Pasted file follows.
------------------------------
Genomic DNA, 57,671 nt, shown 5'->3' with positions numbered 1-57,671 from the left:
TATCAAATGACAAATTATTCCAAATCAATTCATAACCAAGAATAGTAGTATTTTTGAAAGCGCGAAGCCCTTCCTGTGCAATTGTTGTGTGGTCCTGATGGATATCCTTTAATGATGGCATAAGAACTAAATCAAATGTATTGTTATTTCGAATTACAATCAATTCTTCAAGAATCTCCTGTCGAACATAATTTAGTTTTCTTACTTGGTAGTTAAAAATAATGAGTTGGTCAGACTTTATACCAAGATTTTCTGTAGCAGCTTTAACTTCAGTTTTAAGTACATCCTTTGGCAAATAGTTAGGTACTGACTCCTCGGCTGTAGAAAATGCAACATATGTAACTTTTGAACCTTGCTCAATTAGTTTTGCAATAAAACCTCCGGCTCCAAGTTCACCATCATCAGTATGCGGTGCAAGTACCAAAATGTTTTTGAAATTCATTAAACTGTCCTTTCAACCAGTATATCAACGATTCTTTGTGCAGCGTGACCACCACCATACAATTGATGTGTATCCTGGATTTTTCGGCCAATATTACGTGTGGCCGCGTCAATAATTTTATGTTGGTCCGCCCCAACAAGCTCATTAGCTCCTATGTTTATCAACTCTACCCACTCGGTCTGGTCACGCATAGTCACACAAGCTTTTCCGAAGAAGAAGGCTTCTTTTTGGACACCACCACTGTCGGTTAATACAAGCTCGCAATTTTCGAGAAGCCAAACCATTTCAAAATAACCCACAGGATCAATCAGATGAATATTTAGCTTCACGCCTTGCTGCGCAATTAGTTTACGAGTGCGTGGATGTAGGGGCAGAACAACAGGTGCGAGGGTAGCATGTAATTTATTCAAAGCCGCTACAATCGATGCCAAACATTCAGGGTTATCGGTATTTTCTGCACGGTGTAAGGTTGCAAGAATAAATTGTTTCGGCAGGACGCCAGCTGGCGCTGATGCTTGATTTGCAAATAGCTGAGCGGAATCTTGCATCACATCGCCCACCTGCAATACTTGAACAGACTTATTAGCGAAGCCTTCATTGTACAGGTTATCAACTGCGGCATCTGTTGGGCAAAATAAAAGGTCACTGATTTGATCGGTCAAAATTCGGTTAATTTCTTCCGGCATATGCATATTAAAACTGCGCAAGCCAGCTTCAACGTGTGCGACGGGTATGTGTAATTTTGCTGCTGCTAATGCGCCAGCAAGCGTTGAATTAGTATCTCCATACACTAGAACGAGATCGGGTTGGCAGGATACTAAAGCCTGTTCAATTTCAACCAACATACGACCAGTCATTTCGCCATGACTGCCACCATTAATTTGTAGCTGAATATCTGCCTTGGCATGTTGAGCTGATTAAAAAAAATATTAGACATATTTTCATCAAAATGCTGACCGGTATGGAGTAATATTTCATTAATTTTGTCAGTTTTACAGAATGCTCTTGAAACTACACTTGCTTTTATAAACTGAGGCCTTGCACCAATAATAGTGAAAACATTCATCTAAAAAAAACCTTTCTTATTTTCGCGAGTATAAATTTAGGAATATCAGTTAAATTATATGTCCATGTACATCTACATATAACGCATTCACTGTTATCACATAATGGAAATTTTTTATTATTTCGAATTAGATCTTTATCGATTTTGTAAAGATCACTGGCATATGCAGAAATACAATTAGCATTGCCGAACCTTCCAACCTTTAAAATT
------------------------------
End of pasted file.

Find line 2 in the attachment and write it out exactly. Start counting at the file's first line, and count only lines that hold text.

TATCAAATGACAAATTATTCCAAATCAATTCATAACCAAGAATAGTAGTATTTTTGAAAGCGCGAAGCCCTTCCTGTGCAATTGTTGTGTGGTCCTGATGGATATCCTTTAATGATGGCATAAGAACTAAATCAAATGTATTGTTATTTCGAATTACAATCAATTCTTCAAGAATCTCCTGTCGAACATAATTTAGTTTTCTTACTTGGTAGTTAAAAATAATGAGTTGGTCAGACTTTATACCAAGATTTTCTGTAGCAGCTTTAACTTCAGTTTTAAGTACATCCTTTGGCAAATAGTTAGGTACTGACTCCTCGGCTGTAGAAAATGCAACATATGTAACTTTTGAACCTTGCTCAATTAGTTTTGCAATAAAACCTCCGGCTCCAAGTTCACCATCATCAGTATGCGGTGCAAGTACCAAAATGTTTTTGAAATTCATTAAACTGTCCTTTCAACCAGTATATCAACGATTCTTTGTGCAGCGTGACCACCACCATACAATTGATGTGTATCCTGGATTTTTCGGCCAATATTACGTGTGGCCGCGTCAATAATTTTATGTTGGTCCGCCCCAACAAGCTCATTAGCTCCTATGTTTATCAACTCTACCCACTCGGTCTGGTCACGCATAGTCACACAAGCTTTTCCGAAGAAGAAGGCTTCTTTTTGGACACCACCACTGTCGGTTAATACAAGCTCGCAATTTTCGAGAAGCCAAACCATTTCAAAATAACCCACAGGATCAATCAGATGAATATTTAGCTTCACGCCTTGCTGCGCAATTAGTTTACGAGTGCGTGGATGTAGGGGCAGAACAACAGGTGCGAGGGTAGCATGTAATTTATTCAAAGCCGCTACAATCGATGCCAAACATTCAGGGTTATCGGTATTTTCTGCACGGTGTAAGGTTGCAAGAATAAATTGTTTCGGCAGGACGCCAGCTGGCGCTGATGCTTGATTTGCAAATAGCTGAGCGGAATCTTGCATCACATCGCCCACCTGCAATACTTGAACAGACTTATTAGCGAAGCCTTCATTGTACAGGTTATCAACTGCGGCATCTGTTGGGCAAAATAAAAGGTCACTGATTTGATCGGTCAAAATTCGGTTAATTTCTTCCGGCATATGCATATTAAAACTGCGCAAGCCAGCTTCAACGTGTGCGACGGGTATGTGTAATTTTGCTGCTGCTAATGCGCCAGCAAGCGTTGAATTAGTATCTCCATACACTAGAACGAGATCGGGTTGGCAGGATACTAAAGCCTGTTCAATTTCAACCAACATACGACCAGTCATTTCGCCATGACTGCCACCATTAATTTGTAGCTGAATATCTGCCTTGGCATGTTGAGCTGATTAAAAAAAATATTAGACATATTTTCATCAAAATGCTGACCGGTATGGAGTAATATTTCATTAATTTTGTCAGTTTTACAGAATGCTCTTGAAACTACACTTGCTTTTATAAACTGAGGCCTTGCACCAATAATAGTGAAAACATTCATCTAAAAAAAACCTTTCTTATTTTCGCGAGTATAAATTTAGGAATATCAGTTAAATTATATGTCCATGTACATCTACATATAACGCATTCACTGTTATCACATAATGGAAATTTTTTATTATTTCGAATTAGATCTTTATCGATTTTGTAAAGATCACTGGCATATGCAGAAATACAATTAGCATTGCCGAACCTTCCAACCTTTAAAATT